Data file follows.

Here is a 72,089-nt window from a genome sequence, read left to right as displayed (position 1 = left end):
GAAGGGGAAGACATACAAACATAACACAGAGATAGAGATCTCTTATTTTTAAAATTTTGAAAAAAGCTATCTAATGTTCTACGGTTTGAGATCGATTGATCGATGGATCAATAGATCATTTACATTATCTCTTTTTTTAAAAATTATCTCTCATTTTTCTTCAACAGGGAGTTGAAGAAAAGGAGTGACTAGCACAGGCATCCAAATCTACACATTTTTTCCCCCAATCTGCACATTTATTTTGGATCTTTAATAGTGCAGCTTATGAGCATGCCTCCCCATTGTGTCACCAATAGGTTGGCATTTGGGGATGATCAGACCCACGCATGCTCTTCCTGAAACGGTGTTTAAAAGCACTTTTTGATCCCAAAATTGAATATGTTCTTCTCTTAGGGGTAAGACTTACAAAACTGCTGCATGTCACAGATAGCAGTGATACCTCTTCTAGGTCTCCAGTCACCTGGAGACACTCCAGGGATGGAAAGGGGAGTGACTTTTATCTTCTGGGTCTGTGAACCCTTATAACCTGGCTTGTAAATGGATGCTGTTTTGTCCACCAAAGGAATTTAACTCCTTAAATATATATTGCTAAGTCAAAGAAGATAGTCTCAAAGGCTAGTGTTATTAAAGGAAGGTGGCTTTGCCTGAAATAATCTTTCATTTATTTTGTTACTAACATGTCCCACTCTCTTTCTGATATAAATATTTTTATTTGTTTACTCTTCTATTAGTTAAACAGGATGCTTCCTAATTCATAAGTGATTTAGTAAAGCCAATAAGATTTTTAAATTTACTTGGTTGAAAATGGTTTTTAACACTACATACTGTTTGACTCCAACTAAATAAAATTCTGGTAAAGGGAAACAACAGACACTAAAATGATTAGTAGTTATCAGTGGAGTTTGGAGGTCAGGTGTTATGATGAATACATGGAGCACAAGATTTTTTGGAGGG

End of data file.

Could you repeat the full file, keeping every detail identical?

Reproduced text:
Here is a 72,089-nt window from a genome sequence, read left to right as displayed (position 1 = left end):
GAAGGGGAAGACATACAAACATAACACAGAGATAGAGATCTCTTATTTTTAAAATTTTGAAAAAAGCTATCTAATGTTCTACGGTTTGAGATCGATTGATCGATGGATCAATAGATCATTTACATTATCTCTTTTTTTAAAAATTATCTCTCATTTTTCTTCAACAGGGAGTTGAAGAAAAGGAGTGACTAGCACAGGCATCCAAATCTACACATTTTTTCCCCCAATCTGCACATTTATTTTGGATCTTTAATAGTGCAGCTTATGAGCATGCCTCCCCATTGTGTCACCAATAGGTTGGCATTTGGGGATGATCAGACCCACGCATGCTCTTCCTGAAACGGTGTTTAAAAGCACTTTTTGATCCCAAAATTGAATATGTTCTTCTCTTAGGGGTAAGACTTACAAAACTGCTGCATGTCACAGATAGCAGTGATACCTCTTCTAGGTCTCCAGTCACCTGGAGACACTCCAGGGATGGAAAGGGGAGTGACTTTTATCTTCTGGGTCTGTGAACCCTTATAACCTGGCTTGTAAATGGATGCTGTTTTGTCCACCAAAGGAATTTAACTCCTTAAATATATATTGCTAAGTCAAAGAAGATAGTCTCAAAGGCTAGTGTTATTAAAGGAAGGTGGCTTTGCCTGAAATAATCTTTCATTTATTTTGTTACTAACATGTCCCACTCTCTTTCTGATATAAATATTTTTATTTGTTTACTCTTCTATTAGTTAAACAGGATGCTTCCTAATTCATAAGTGATTTAGTAAAGCCAATAAGATTTTTAAATTTACTTGGTTGAAAATGGTTTTTAACACTACATACTGTTTGACTCCAACTAAATAAAATTCTGGTAAAGGGAAACAACAGACACTAAAATGATTAGTAGTTATCAGTGGAGTTTGGAGGTCAGGTGTTATGATGAATACATGGAGCACAAGATTTTTTGGAGGG